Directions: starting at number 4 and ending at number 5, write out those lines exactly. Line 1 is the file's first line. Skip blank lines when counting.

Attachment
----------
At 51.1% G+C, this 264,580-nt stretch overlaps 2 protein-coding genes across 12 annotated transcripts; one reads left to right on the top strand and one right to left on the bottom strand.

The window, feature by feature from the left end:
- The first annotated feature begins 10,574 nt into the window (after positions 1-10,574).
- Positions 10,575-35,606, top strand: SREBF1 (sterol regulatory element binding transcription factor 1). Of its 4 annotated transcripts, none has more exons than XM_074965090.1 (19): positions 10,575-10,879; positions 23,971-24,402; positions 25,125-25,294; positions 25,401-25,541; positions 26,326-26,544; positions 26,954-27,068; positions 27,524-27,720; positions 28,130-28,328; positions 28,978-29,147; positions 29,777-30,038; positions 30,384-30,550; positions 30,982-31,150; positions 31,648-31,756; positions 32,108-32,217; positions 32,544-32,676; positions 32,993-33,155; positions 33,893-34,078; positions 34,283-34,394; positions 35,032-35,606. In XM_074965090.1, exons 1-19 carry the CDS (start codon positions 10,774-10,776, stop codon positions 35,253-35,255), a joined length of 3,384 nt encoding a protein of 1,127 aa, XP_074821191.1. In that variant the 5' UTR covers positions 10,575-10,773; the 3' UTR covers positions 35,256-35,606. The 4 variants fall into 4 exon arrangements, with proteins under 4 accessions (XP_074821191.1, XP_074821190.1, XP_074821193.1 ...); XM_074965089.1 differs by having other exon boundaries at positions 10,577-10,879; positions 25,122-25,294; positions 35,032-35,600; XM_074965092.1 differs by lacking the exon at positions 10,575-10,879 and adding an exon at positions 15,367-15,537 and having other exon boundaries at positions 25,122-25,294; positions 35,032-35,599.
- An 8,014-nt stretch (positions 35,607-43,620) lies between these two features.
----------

- Positions 10,575-35,606, top strand: SREBF1 (sterol regulatory element binding transcription factor 1). Of its 4 annotated transcripts, none has more exons than XM_074965090.1 (19): positions 10,575-10,879; positions 23,971-24,402; positions 25,125-25,294; positions 25,401-25,541; positions 26,326-26,544; positions 26,954-27,068; positions 27,524-27,720; positions 28,130-28,328; positions 28,978-29,147; positions 29,777-30,038; positions 30,384-30,550; positions 30,982-31,150; positions 31,648-31,756; positions 32,108-32,217; positions 32,544-32,676; positions 32,993-33,155; positions 33,893-34,078; positions 34,283-34,394; positions 35,032-35,606. In XM_074965090.1, exons 1-19 carry the CDS (start codon positions 10,774-10,776, stop codon positions 35,253-35,255), a joined length of 3,384 nt encoding a protein of 1,127 aa, XP_074821191.1. In that variant the 5' UTR covers positions 10,575-10,773; the 3' UTR covers positions 35,256-35,606. The 4 variants fall into 4 exon arrangements, with proteins under 4 accessions (XP_074821191.1, XP_074821190.1, XP_074821193.1 ...); XM_074965089.1 differs by having other exon boundaries at positions 10,577-10,879; positions 25,122-25,294; positions 35,032-35,600; XM_074965092.1 differs by lacking the exon at positions 10,575-10,879 and adding an exon at positions 15,367-15,537 and having other exon boundaries at positions 25,122-25,294; positions 35,032-35,599.
- An 8,014-nt stretch (positions 35,607-43,620) lies between these two features.